Unity? Biden Can’t Even Keep His Own Party Together After Executive Orders

Unions irked after president kills Keystone XL oil pipeline extension

WASHINGTON, DC - JANUARY 26: U.S. President Joe Biden signs executives orders related to his racial equity agenda in the State Dining Room of the White House on January 26, 2021 in Washington, DC. President Biden signed executive actions Tuesday on housing and justice reforms, including a directive to the Department of Justice to end its use of private prisons. (Photo by
Doug Mills-Pool/Getty Images

President Joe Biden said the word “unity” eight times in his inaugural address, but he’s already having a tough time unifying his own party and keeping his longtime allies in friendly unions happy.

In his first 10 days in office, Biden had signed 42 executive orders and memoranda covering everything from climate change to transgender rights to efforts to stem the spread of COVID-19.

But not everyone is happy with his unilateral actions, least of all the unions, which each year give hundreds of millions of dollars to Democrats.

With a single stroke of his pen in Week 1, Biden killed an extension of the Keystone XL pipeline, which carries Canadian crude oil into the U.S. Upwards of $3 billion of an overall cost of $8 billion has already been spent — that now appears lost. Poof: 11,000 jobs gone. More than that, the pipeline was expected to eventually transport 830,000 barrels of oil into the U.S., which would keep prices at the pumps low, so every American will soon feel the pain.

But Biden said climate change is more important than affordable gasoline — or jobs.

“The Keystone XL pipeline disserves the U.S. national interest,” Biden’s executive order said. “The United States and the world face a climate crisis. That crisis must be met with action on a scale and at a speed commensurate with the need to avoid setting the world on a dangerous, potentially catastrophic, climate trajectory.”

The United Association of Union Plumbers and Pipefitters (UA) was particularly displeased.

“In revoking this permit, the Biden Administration has chosen to listen to the voices of fringe activists instead of union members and the American consumer on Day 1,” UA President Mark McManus said. “When built with union labor by the men and women of the United Association, pipelines like Keystone XL remain the safest and most efficient modes of energy transportation in the world.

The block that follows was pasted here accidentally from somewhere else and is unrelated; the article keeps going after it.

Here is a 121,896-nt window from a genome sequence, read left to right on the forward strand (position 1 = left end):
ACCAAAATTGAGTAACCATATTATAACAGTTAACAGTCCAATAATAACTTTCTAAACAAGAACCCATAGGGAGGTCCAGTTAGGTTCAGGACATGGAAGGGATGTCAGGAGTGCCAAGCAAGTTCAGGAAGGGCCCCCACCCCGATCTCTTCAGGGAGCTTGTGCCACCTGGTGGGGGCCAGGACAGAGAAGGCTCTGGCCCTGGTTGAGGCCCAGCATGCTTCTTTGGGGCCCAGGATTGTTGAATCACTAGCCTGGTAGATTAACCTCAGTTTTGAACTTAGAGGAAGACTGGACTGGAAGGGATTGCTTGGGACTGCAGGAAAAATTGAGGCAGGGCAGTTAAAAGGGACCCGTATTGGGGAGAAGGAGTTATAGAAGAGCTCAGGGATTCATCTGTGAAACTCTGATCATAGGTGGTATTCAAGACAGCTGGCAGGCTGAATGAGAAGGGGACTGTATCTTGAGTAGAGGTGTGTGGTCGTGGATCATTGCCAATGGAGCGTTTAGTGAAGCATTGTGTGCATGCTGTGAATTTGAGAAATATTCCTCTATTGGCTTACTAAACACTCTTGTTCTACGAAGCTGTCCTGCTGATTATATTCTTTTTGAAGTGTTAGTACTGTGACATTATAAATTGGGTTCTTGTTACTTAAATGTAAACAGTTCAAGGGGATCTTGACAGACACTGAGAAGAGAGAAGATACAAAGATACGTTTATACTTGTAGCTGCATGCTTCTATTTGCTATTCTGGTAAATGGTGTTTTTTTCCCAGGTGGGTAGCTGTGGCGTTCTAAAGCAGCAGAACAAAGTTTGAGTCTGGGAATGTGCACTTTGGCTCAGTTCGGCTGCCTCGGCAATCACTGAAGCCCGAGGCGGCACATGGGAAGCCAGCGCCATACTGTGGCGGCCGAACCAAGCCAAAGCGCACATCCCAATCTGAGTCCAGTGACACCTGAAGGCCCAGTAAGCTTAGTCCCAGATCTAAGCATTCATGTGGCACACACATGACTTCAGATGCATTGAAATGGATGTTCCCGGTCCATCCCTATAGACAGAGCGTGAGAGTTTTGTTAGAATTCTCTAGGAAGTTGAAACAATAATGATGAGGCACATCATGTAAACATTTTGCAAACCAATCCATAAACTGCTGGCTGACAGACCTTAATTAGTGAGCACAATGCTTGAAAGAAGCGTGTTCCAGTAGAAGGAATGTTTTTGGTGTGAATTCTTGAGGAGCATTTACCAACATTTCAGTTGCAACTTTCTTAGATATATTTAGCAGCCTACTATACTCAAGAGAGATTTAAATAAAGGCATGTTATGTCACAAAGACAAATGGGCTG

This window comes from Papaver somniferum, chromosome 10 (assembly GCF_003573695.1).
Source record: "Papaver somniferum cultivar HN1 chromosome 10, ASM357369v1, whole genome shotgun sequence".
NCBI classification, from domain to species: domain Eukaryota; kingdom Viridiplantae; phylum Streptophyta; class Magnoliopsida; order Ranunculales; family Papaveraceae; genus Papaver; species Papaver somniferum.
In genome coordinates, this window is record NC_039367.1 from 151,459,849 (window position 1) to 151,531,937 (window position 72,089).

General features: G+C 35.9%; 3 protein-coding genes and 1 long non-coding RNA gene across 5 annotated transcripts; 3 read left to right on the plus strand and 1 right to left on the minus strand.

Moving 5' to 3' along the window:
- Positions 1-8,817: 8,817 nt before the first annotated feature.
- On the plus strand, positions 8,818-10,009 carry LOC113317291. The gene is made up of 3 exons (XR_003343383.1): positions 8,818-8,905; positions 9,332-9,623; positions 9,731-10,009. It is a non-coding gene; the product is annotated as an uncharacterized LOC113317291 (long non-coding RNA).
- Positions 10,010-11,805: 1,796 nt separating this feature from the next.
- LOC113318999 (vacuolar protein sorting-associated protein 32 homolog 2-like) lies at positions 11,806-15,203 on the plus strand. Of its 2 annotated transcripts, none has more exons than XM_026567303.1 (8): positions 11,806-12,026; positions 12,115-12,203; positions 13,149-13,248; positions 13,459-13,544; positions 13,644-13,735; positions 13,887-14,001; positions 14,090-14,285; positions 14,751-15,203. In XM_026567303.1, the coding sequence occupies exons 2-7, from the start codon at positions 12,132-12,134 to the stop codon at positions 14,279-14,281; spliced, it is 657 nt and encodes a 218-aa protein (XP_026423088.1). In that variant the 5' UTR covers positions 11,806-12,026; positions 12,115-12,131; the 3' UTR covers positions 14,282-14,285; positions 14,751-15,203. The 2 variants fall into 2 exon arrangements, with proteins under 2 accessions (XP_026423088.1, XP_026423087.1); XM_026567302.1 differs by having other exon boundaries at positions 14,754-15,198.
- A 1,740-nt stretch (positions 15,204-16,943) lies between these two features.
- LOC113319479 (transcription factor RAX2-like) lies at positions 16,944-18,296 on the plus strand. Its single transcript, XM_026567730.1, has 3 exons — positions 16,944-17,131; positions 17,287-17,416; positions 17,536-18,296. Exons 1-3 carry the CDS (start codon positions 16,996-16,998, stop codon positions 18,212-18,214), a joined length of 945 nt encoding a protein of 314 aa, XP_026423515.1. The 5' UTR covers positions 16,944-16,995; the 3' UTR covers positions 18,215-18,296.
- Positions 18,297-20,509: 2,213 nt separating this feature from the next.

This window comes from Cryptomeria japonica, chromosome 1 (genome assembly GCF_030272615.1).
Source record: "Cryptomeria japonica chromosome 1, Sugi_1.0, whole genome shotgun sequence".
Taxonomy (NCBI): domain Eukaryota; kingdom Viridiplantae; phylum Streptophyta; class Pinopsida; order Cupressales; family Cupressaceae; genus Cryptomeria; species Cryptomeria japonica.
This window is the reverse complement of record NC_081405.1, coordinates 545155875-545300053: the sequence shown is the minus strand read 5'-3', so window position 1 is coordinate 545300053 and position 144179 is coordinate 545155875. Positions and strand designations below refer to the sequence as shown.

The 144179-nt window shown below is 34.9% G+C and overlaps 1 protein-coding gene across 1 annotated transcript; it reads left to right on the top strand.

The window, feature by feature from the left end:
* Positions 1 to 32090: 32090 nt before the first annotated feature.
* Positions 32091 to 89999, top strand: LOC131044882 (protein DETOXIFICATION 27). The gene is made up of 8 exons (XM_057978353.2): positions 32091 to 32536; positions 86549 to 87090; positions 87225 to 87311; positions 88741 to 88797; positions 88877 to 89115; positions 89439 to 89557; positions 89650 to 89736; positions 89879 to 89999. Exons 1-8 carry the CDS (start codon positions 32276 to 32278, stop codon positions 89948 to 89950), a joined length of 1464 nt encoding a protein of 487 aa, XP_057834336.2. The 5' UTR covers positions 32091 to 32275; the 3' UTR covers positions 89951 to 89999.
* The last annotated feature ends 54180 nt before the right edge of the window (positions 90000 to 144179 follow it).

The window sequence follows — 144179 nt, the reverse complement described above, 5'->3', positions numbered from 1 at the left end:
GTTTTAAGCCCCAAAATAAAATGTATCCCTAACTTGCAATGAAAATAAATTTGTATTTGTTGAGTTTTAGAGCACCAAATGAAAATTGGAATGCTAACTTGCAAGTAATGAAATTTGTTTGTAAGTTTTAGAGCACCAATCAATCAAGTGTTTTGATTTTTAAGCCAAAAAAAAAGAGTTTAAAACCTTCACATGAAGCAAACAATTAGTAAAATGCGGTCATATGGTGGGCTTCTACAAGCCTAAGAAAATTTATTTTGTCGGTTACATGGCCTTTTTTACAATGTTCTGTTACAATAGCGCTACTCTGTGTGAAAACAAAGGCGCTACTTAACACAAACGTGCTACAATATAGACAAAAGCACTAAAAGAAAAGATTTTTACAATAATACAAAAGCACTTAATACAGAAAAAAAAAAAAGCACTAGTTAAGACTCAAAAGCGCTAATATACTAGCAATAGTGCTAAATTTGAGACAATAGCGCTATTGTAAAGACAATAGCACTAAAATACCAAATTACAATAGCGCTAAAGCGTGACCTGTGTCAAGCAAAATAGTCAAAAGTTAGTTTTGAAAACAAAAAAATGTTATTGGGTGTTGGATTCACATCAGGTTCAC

“Sadly, the Biden Administration has now put thousands of union workers out of work,” the UA statement continued. “For the average American family, it means energy costs will go up and communities will no longer see the local investments that come with pipeline construction.”

LIUNA, the Laborers’ International Union of North America, was equally miffed.

“The Biden Administration’s decision to cancel the Keystone XL pipeline permit on day one of his presidency is both insulting and disappointing to the thousands of hard-working LIUNA members who will lose good-paying, middle-class family-supporting jobs,” the union said in a statement. “By blocking this 100 percent union project, and pandering to environmental extremists, a thousand union jobs will immediately vanish and 10,000 additional jobs will be foregone.

“[F]or union members affected by this decision, there are no renewable energy jobs that come even close to replacing the wages and benefits the Keystone XL project would have provided. Killing good union jobs on day one with nothing to replace them, is not building back better.”

But it wasn’t just the pipeline. Interim Interior Secretary Scott de la Vega also issued an order freezing all new oil and gas drilling permits on federal land for 60 days. The order prompted backlash from officials in New Mexico and other western states.

“During his inauguration, President Biden spoke about bringing our nation together,” Carlsbad, New Mexico, Mayor Dale Janway told the Associated Press. “Eliminating drilling on public lands will cost thousands of New Mexicans their jobs and destroy what’s left of our state’s economy. How does that bring us together? Environmental efforts should be fair and well-researched, not knee-jerk mandates that just hurt an already impoverished state.”

Meanwhile, Kathleen Sgamma, president of the Western Energy Alliance, which represents oil and gas drillers in western states, said the freeze on drilling on federal lands could be devastating, with states such as Utah, Wyoming, and North Dakota taking the hardest hits.

“The environmental left is leading the agenda at the White House when it comes to energy and environment issues,” she told Bloomberg News. “Clearly Biden has made a political calculation. It says we are willing to sacrifice livelihoods in western states to placate the environmental left.”

Even the liberal New York Times was annoyed.

In a piece last week headlined “Ease Up on the Executive Actions, Joe,” the paper’s editorial board said the raft of executive orders “is no way to make law.”

“Such actions are more limited in what they can achieve than legislation, and presidents who overreach invite intervention by the court,” the board wrote. “These directives, however, are a flawed substitute for legislation.”

With the Senate split 50-50, Biden can’t lose a single vote if he hopes to pass legislation. But it looks like he’s not even going to bother with that route, instead he is more than happy to do end runs around Congress.

That, for the record, Mr. President, is the opposite of unity.

*Joseph Curl covered the White House for a dozen years and ran the Drudge Report for four years. He can be reached at [email protected] and on Twitter at @JosephCurl. A version of this article ran previously in The Washington Times.

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